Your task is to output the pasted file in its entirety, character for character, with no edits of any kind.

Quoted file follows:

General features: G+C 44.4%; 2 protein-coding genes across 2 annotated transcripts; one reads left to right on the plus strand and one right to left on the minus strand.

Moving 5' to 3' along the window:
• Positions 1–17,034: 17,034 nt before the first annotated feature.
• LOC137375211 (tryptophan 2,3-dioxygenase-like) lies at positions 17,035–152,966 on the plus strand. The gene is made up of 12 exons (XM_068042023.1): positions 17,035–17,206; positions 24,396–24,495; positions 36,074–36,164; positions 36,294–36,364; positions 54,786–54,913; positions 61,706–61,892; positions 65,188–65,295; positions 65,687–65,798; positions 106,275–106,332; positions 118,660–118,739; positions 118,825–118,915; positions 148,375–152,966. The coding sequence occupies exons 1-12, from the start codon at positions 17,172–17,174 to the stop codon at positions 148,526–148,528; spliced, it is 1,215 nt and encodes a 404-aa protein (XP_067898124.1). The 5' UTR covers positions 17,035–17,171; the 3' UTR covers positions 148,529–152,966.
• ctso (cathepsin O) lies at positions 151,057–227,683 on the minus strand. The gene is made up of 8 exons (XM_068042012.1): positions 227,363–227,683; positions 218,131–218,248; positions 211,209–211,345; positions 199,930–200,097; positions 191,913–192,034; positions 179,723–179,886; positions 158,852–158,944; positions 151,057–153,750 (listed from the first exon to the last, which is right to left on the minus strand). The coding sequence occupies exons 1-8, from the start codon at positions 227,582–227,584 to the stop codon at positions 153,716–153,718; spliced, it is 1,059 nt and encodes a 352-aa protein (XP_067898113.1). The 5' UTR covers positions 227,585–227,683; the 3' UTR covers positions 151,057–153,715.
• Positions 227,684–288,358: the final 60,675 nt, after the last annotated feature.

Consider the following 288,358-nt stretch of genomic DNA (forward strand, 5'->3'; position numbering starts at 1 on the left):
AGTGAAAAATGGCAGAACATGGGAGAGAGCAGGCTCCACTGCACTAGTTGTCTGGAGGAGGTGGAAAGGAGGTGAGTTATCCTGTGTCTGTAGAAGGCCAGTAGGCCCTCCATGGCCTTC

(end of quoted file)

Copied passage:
General features: G+C 44.4%; 2 protein-coding genes across 2 annotated transcripts; one reads left to right on the plus strand and one right to left on the minus strand.

Moving 5' to 3' along the window:
• Positions 1–17,034: 17,034 nt before the first annotated feature.
• LOC137375211 (tryptophan 2,3-dioxygenase-like) lies at positions 17,035–152,966 on the plus strand. The gene is made up of 12 exons (XM_068042023.1): positions 17,035–17,206; positions 24,396–24,495; positions 36,074–36,164; positions 36,294–36,364; positions 54,786–54,913; positions 61,706–61,892; positions 65,188–65,295; positions 65,687–65,798; positions 106,275–106,332; positions 118,660–118,739; positions 118,825–118,915; positions 148,375–152,966. The coding sequence occupies exons 1-12, from the start codon at positions 17,172–17,174 to the stop codon at positions 148,526–148,528; spliced, it is 1,215 nt and encodes a 404-aa protein (XP_067898124.1). The 5' UTR covers positions 17,035–17,171; the 3' UTR covers positions 148,529–152,966.
• ctso (cathepsin O) lies at positions 151,057–227,683 on the minus strand. The gene is made up of 8 exons (XM_068042012.1): positions 227,363–227,683; positions 218,131–218,248; positions 211,209–211,345; positions 199,930–200,097; positions 191,913–192,034; positions 179,723–179,886; positions 158,852–158,944; positions 151,057–153,750 (listed from the first exon to the last, which is right to left on the minus strand). The coding sequence occupies exons 1-8, from the start codon at positions 227,582–227,584 to the stop codon at positions 153,716–153,718; spliced, it is 1,059 nt and encodes a 352-aa protein (XP_067898113.1). The 5' UTR covers positions 227,585–227,683; the 3' UTR covers positions 151,057–153,715.
• Positions 227,684–288,358: the final 60,675 nt, after the last annotated feature.

Consider the following 288,358-nt stretch of genomic DNA (forward strand, 5'->3'; position numbering starts at 1 on the left):
AGTGAAAAATGGCAGAACATGGGAGAGAGCAGGCTCCACTGCACTAGTTGTCTGGAGGAGGTGGAAAGGAGGTGAGTTATCCTGTGTCTGTAGAAGGCCAGTAGGCCCTCCATGGCCTTC